As I’ve said before, it’s a tough, dirty chore going to glamorous awards events but, someone has to do it. So, once again I selflessly hit the red carpet on Sunday evening to bring MovieMarker readers a little of the glitz that is the London film critics awards. As the big awards ceremonies become ever more bloated with their political pomposity and lose viewers by the millions, this charming little untelevised event gets slimmer, trimmer and more enjoyable by the year.
Possibly my favourite event of awards season, it’s less frenetic than the Baftas and has mastered the art of being fun and informal but with the credible seriousness of a festival prize giving ceremony.
I’ve attended the ceremony and afterparty for many years now and have had the most amazing experiences; calming the nerves of a tiny, fragile French actress called Marion Cotillard before the rest of the world woke up to her magnificent performance in La Vie en Rose, chatting about South Korean films with Martin Scorsese like it was the most natural thing in the world, listening to Helen Mirren telling us about her €49.99 ‘hooker shoes’, watching Jean Du Jardin being impossibly French and charming……it’s always been a great evening.
This year was just as good. The glamour came courtesy of Kate Winslet who hit us with the triple whammy of being beautiful, talented and friendly. She received the Dilys Powell award for excellence in film and richly deserved the two, huge standing ovations she got, the first for her illustrious career which, she reminded us was kickstarted by Peter Jackson when she was just 17 with Heavenly Creatures and then for her rousing speech about the ugly side of Hollywood, recently busted with a string of allegations of harassment by a number of women. Winslet admitted that she had ‘bitter regrets’ about poor decisions she had made in her own career, namely to work with some of the accused men. Most likely, she was referring to Harvey Weinstein whom she famously did not thank after winning her Oscar for The Reader. Weinstein’s name was not mentioned but the bulky producer was, undoubtedly the elephant in the room, so to speak.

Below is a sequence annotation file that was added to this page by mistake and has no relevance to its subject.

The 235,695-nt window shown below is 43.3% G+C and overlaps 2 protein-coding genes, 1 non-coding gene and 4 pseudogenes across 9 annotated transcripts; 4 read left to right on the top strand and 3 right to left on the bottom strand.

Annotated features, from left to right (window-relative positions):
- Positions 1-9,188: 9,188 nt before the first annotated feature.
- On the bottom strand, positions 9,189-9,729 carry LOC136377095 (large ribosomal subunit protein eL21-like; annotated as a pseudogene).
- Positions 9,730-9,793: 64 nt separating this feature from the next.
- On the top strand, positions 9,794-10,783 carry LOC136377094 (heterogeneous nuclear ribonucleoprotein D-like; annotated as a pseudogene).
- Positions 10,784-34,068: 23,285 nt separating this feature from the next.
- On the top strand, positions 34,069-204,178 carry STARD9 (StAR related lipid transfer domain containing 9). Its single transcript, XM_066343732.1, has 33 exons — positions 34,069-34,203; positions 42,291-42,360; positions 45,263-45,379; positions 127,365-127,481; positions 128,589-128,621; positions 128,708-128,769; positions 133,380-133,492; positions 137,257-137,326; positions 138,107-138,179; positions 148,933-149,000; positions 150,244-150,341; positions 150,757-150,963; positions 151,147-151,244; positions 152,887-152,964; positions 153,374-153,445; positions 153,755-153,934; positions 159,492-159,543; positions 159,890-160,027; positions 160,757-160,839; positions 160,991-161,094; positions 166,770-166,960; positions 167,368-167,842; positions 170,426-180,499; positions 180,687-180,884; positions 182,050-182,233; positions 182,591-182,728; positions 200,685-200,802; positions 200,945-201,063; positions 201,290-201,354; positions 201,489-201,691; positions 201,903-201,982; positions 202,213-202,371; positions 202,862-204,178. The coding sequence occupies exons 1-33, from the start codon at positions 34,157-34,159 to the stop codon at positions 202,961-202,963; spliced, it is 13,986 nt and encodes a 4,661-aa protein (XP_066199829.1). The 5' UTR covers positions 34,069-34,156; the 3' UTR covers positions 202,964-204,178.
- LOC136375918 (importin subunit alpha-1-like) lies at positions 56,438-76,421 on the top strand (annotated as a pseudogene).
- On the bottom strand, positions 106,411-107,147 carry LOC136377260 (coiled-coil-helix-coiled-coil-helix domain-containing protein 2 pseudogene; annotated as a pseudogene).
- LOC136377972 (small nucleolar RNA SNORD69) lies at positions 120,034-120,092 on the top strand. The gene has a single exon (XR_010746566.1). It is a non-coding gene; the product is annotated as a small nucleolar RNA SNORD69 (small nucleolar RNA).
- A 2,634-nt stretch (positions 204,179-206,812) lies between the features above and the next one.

Dover Street Entertainment is honoured to be sponsoring the prestigious Critics Circle Film Awards. We consider ourselves to be storytellers and we are very proud to be part of an event that celebrates that achievement in both the UK and internationally. As an organisation we hope to be able to continue to support those who strive to tell the stories that need to be told. Founder/Producer Graeme Scott, Dover Street Entertainment
Winslet’s career achievement award came at the end of a crisp, shortish ceremony hosted by Alice Lowe and Steve Oram who, perhaps, best captured the shapelessness of the #metoo campaign by suggesting that, as a man in the film industry, Oram would say nothing about anything all evening for fear of being accused of something, ‘while I can say anything the **** I want,’ chimed in Lowe! Ouch!
In truth the most likely recipient of unwanted advances at this event was always going to be the perfectly sculpted Mr Armie Hammer but I’m pleased to report that the female guests managed to restrain themselves – just! Although one woman did confess to me that she had never, in her life, swooned until it was Hammer time at the party…..
The critics circle usually has a pretty good track record when it comes to picking eventual BAFTA and Oscar winners. However I’m not too sure this year’s winners will follow suit.
Hugh Grant picked up a best supporting actor award and made the funniest speech of the night. ‘Brexit, Trump and now me! It truly is the end of days,’ he quipped. While he is nominated for a BAFTA and could just repeat his success there, the Oscar is likely going, deservedly, to Sam Rockwell.
Likewise Timothee Chalamet triumphed as best actor here but unless the campaign against Gary Oldman gets really ugly, he is unlikely, at his tender age to repeat the success at either the Baftas or Oscars. Similarly, Daniel Kaluuya beat Daniel Day Lewis and Gary Oldman to take the British/Irish best actor gong but, frankly wasn’t even the best actor in the clip they played from his film, so seems an unlikely winner at either of the major ceremonies.
The awards were on surer ground with Frances Mcdormand as best actress. She’s sweeping the board so far and seems unstoppable but the critics circle also hedged their bets with Sally Hawkins taking the best British/ Irish actress prize. She is touted by some as the one who could trip Mcdormand up at either or both the Baftas and Oscars. I’d say that’s unlikely though not impossible.
The big award, film of the year, went to Three Billboards Outside Ebbing, Missouri.
Best director went to Sean Baker for his criminally overlooked The Florida Project.
The nicest note of the evening came with a tribute to the late, great film critic Barry Norman. As the critic who people allowed into their living rooms, he was said to talk about film with warmth, wit and authority.
These awards were a worthy tribute to those qualities.
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